so i am not convinced i would want to appeal to God to judge me on the basis of those two things. reminds me of the definitions of mercy and justice: justice is getting what we deserve and mercy is not getting what we deserve and i generally am super amped to lean towards mercy [especially when it comes to parking tickets and speeding fines if i deserve either of those]

i think the last phrase of that verse sums it up – ‘the righteous God who probes minds and hearts’ – God knows. And knowing that God knows [as David gets a lot more familiar with after the Bathsheba incident] i am a lot quicker to meet Him in a place more reliant on His righteousness and integrity than my own.

then the second thing that stood out for me was the language used towards the end which is just some great and explicit imagery that conveys well what he is speaking about – ‘Whoever is pregnant with evil conceives trouble and gives birth to disillusionment. Whoever digs a hole and scoops it out falls into the pit they have made. The trouble they cause recoils on them; their violence comes down on their own heads.’ [16-18]

Reminiscent once more of the depiction of sin in James 1 – ‘When tempted, no one should say, “God is tempting me.” For God cannot be tempted by evil, nor does he tempt anyone; 14 but each person is tempted when they are dragged away by their own evil desire and enticed. Then, after desire has conceived, it gives birth to sin; and sin, when it is full-grown, gives birth to death.’ [13-15]

And the message that is loud and clear is don’t give time to sin. The imagery of conception and birth refers to a pretty substantial time length – 9 months – and so the idea is that the person involved has entertained and nurtured temptation/sin until such time that it has become a destructive force. We need to kill sin at the root and deal with it as quickly as possible when it emerges or the effect it has on us will be devastating. Keep a short account with God – don’t go to sleep at nite with unconfessed sin lingering, because that way it is too easy for it to grow and give birth…

[To continue on to Psalm8, click here]

[To return to the start of this series on Psalms as well as some other Bible things, click here]

and on to Psalm 5:

this is an interesting one. powerful line in verse 5 – ‘You hate all who do wrong.’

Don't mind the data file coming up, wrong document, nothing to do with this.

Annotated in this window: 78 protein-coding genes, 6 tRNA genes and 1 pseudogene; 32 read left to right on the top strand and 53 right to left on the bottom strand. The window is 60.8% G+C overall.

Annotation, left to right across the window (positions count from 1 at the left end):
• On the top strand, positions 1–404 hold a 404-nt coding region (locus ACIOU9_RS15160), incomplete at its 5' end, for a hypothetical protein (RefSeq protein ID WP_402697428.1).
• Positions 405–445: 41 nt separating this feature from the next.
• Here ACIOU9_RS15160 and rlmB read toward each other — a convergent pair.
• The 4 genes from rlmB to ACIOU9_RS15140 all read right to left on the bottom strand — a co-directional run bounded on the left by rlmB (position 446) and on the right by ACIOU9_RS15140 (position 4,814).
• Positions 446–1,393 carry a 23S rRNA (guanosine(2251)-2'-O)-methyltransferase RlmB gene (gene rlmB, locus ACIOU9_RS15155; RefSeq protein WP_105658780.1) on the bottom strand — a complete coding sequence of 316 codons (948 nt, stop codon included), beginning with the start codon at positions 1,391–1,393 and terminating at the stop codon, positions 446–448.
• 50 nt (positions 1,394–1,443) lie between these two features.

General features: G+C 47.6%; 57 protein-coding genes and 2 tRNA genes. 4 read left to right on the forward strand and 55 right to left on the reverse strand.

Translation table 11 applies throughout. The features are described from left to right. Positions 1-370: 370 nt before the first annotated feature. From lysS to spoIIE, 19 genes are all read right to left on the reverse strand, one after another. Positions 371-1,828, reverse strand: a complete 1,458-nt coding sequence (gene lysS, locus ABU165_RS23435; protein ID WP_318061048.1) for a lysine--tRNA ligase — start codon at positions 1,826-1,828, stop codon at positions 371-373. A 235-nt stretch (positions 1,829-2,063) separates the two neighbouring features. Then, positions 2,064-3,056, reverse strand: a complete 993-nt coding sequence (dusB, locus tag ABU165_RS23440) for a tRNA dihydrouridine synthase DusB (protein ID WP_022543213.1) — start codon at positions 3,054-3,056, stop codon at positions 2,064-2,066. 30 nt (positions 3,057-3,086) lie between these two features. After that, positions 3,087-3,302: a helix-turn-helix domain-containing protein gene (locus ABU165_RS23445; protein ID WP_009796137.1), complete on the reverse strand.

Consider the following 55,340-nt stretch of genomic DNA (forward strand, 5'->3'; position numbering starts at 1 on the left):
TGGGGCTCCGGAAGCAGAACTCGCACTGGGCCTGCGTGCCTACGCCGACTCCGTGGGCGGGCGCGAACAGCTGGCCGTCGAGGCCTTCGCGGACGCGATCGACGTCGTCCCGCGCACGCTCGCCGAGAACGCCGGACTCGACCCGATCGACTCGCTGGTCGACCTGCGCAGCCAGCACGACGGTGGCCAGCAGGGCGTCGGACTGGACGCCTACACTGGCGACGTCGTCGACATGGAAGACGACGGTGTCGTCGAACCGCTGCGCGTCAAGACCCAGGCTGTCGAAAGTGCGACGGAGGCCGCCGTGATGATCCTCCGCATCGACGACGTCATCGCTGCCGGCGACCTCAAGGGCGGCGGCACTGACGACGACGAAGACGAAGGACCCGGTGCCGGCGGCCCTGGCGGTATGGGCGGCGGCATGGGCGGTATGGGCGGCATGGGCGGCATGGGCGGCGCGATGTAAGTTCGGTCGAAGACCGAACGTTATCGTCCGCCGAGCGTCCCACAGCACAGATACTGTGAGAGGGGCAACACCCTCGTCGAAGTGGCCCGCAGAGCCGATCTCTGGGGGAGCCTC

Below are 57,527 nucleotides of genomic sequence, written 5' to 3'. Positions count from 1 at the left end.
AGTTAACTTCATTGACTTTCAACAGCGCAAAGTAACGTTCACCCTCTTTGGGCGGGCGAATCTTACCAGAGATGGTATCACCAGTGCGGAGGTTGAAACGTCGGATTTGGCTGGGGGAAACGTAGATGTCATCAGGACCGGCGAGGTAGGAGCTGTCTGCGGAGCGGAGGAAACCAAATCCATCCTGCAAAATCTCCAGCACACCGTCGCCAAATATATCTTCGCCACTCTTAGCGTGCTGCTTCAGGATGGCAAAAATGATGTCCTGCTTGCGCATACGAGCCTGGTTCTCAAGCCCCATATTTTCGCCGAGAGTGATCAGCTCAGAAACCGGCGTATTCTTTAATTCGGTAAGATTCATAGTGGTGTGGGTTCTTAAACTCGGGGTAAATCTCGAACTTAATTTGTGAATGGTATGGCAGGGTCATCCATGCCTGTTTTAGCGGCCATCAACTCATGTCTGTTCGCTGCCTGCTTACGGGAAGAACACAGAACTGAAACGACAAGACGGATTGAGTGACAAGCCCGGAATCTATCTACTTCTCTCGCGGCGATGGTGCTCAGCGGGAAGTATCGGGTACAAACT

is that true? of course it is. it is true to where david is at the moment of writing and what he is feeling [and maybe secretly wanting]

but is it Truth? absolutely not. we know from reading the rest of scripture that God does not hate anyone – His desire is that all will be saved [‘This is good, and pleases God our Savior, 4 who wants all people to be saved and to come to a knowledge of the truth.’ 1 Timothy 2.3-4] – but we can see this as an expression of the frustration david is feeling as he writes this piece.

what’s interesting is that david himself secretly doesn’t want it to be true… read a little further – ‘You destroy those who tell lies. The bloodthirsty and deceitful, You, LORD, detest.’ [vs 6] is that starting to sound familiar?

remember this same david when it comes to the story of bathsheba, the wife of one of his trusted army officials and how david tells lies, is bloodthirsty and deceitful and even more… he definitely does a whole lot of wrong and is not hoping at that point that God will wipe “them” out quite as passionately as he is in this psalm… which makes me think he wrote this before the events of 2 Samuel 11 had taken place, probably from a place of thinking he was so much better than those around him who get it wrong.

this feels like the psalm from someone who is largely naive and untested in the ways of temptation and needs a bit of the reality check that screwing up royally can bring you. which he later gets. to the extreme. i wonder how this psalm would sound if it was written after that incident? probably a lot more use of words like ‘mercy,’ ‘grace’ and ‘forgiveness’?

i do like how it ends though, ‘But let all who take refuge in You be glad; let them ever sing for joy. Spread Your protection over them, that those who love Your name may rejoice in You. Surely, LORD, You bless the righteous; You surround them with your favor as with a shield.’

[To continue on to Psalm 6, click here]

[To return to the start of this series on Psalms as well as some other Bible things, click here]

one of my favourite freaky stories in the bible [and there’s lots of them – 2 kings 2.23 story of elisha and the baldyhead bear-mauling incident] is the story of elijah found in 1 kings 17.